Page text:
Before letting me see R., the hunchbacked porter asked me to make the black sign and then read to me some pertinent words from The Scrolls of Pith:
There is a place where black things crawl and no sane mind dare taste of its madness, for there evil has made its home and things not good to look at stare at other worlds with eyes of greed. Fortunate or perhaps unfortunate are they who manage to cross for a little while its dread lord into their domains, for just a few seconds, to taste freedom from his realm, for this he grants great wishes. But first the sacrifice must be made of one worthy for the fire.
He then unlocked the metal door and let me look at R. O, horror of horrors! I nearly faint to write it now. What did I see? My eyes burned with tears! It crawled around like a spider. The lower body and legs were those of my friend … but his upper half was now separated into two separate torsos, heads, and sets of arms!
One torso is R’s, while the other torso is our lords. This new upper body had grown to rival R’s own! Two torsos! A head on each torso! Each torso with its own two arms! The snarling head laughed, while R’s made no noise but was obviously in the most horrible of griefs. The thing was bent down hideously from its back and the legs and arms touched the floor. This thing moved around like a contorted centipede. In the darkness the two heads looked like hanging mandibles. The hunchback laughed and with a gleam in his eye, said, “There is another him that is within him, rising. It is our lord. Do not feel sorry for him, but for yourself. The sacrifice must be by fire.”
I have seen R. again. He is fading into our lord, Mastema. Where once the lord was emerging out of R, R. is now disappearing into the lord. R. is only a head now on Mastema’s belly. The body he spewed forth now swallows him into itself. Like water unto water. They are switching places. R. does not talk, only gibbers.
I can only see R’s eye now staring out of Mastema’s navel. It is moist and teary. Where has my friend disappeared to? What must it be like in that foul place whence the demon came, and to which now R. goes?
R. is totally gone. Now there is only the dark lord.
Great news! I will finally sing at the Opera House! No more private concerts in great houses. All of Italy will know me. Today when the Maestro told me, we dined on the most sumptuous of meals. Afterwards I sang and played the harpsichord to great applause. I hear the Prince himself will write the piece I am to perform!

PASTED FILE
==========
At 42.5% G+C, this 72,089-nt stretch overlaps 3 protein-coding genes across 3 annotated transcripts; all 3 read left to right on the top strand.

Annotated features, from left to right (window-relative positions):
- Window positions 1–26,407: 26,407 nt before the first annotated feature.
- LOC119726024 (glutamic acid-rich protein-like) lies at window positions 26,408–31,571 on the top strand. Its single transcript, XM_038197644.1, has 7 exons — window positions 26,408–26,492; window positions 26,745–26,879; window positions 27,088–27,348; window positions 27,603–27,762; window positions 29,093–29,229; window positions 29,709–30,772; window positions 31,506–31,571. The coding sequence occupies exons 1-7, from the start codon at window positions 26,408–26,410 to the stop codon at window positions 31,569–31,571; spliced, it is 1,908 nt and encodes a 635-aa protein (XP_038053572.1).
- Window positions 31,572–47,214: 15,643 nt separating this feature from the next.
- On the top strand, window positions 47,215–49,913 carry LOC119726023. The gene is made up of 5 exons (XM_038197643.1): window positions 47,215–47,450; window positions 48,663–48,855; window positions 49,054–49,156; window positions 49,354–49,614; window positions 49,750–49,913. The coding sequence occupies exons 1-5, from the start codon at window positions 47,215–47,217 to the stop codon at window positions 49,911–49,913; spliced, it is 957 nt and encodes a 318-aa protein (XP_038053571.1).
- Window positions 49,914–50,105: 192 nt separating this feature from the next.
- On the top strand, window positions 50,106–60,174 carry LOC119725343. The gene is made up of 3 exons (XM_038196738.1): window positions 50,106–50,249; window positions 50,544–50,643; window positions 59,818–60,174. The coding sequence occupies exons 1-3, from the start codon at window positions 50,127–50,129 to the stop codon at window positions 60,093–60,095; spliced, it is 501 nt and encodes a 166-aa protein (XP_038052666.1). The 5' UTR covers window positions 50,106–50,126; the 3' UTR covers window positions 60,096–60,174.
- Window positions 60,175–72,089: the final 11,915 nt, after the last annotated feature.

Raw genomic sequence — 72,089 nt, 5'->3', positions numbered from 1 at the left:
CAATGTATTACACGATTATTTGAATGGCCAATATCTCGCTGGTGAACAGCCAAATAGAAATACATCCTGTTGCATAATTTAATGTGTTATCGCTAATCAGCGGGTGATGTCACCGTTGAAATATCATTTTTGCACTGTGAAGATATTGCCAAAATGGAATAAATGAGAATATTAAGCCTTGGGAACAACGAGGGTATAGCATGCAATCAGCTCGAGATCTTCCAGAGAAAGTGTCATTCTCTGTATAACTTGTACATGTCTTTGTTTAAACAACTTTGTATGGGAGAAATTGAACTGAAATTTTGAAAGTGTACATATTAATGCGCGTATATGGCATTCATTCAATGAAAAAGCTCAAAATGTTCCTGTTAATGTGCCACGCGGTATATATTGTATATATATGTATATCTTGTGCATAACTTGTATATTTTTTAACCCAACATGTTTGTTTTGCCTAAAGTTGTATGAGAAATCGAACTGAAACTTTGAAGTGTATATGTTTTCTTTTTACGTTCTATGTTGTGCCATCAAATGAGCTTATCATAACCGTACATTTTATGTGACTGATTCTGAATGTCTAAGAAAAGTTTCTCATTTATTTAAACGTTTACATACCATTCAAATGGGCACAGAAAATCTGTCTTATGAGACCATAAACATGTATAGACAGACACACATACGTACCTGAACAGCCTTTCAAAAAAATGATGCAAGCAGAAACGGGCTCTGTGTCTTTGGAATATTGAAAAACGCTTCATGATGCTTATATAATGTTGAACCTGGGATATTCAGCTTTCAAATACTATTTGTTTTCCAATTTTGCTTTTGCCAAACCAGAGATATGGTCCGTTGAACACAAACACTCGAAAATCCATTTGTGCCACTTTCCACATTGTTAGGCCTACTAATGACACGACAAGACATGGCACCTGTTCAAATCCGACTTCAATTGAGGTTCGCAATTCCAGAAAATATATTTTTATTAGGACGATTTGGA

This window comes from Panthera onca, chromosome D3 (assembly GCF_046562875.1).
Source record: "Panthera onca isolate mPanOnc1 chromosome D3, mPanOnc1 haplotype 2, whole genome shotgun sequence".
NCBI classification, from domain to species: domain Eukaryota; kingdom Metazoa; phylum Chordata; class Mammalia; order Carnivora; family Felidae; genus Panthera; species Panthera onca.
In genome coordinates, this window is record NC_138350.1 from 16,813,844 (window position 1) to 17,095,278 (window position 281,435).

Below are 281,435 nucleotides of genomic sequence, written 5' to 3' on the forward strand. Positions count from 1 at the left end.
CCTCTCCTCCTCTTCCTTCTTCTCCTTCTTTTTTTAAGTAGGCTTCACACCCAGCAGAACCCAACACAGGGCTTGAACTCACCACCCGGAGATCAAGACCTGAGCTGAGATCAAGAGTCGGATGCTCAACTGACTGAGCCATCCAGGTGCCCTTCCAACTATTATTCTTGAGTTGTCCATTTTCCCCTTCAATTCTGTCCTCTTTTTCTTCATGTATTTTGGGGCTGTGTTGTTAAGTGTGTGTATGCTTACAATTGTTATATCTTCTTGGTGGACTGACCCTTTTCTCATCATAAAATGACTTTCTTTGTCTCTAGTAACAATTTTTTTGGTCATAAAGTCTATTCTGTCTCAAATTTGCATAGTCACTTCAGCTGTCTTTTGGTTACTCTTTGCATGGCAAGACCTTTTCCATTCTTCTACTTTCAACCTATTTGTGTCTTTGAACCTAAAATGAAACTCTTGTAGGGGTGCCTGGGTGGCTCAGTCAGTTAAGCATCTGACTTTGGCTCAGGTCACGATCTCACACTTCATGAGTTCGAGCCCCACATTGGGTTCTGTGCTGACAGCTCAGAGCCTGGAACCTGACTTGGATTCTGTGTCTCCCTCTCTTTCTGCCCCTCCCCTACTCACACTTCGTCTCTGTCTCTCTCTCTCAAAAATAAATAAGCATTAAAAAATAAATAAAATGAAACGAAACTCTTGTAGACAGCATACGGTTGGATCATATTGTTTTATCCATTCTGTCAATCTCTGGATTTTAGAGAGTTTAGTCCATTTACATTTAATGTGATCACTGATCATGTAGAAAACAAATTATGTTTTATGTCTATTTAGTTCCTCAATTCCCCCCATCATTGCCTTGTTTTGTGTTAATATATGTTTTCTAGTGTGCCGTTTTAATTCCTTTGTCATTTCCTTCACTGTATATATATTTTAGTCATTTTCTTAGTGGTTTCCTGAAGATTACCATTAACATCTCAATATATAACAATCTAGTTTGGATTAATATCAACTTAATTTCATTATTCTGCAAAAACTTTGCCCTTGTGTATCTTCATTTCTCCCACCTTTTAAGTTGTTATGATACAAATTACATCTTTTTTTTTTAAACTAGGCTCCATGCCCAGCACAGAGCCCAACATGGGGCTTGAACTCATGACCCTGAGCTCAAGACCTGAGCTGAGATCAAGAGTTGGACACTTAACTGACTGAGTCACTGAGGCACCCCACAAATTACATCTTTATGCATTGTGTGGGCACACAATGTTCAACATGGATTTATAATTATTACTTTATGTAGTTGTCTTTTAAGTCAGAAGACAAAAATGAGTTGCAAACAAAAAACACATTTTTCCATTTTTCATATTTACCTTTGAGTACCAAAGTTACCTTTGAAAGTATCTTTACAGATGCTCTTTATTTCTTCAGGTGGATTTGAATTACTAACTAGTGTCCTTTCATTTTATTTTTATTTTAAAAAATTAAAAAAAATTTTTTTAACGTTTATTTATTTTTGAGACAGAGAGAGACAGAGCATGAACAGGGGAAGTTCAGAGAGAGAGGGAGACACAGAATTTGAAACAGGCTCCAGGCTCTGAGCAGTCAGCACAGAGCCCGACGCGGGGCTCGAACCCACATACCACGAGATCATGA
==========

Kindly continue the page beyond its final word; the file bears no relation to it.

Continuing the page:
Excerpt from Travels through England, Italy and Greece, Volume 1, by Jean-Pierre Lafosse:
Of these, Mastramore was one. He was a tall, thin castrato, long-faced and clumsy, as these creatures often are, whose crowning achievement at an opera I have not forgotten even after all these years. The hunchback I sat beside was particularly struck by him and irked me with his incessant chirping of, “Look, look! The sacrifice must be by fire! By fire it must be!” But as for the capon, such a voice he had! Par les dieux! Such strength, skill and virtuosity! Such ethereality, as if Orpheus was come or an angel had fallen from paradise! His long graceless arms, ungainly walk, and pronounced jaw were completely offset by this!
Then from the stage arose a man dressed as a shaggy-haired, goat-footed black thing which sat on a throne like an ancient pharaoh or Anubis. I was repulsed, as were most of the audience members in the stalls and boxes. As Mastramore sung, and the creature arose, there descended mechanical spheres which I took to represent planets. The elaborate stage machinery then descended one of those spheres, into which the eunuch entered and was locked. It then rose and burst into flames. I thought this was some misfortune, as did most of the audience, when we heard the man scream and flail, but we all were calmed when the orchestra continued playing. The beast on the throne laughed with a hollow timbre from Hell as the hunchback cried, “The sacrifice has been accepted!” Then the spectacle continued without the castrato. It was the most atrocious of works and yet I hear that those involved in its performance have gone on to great things. It was called, I think, The Festival of Moloch. Mastramore has disappeared from history and I can find no further information about him.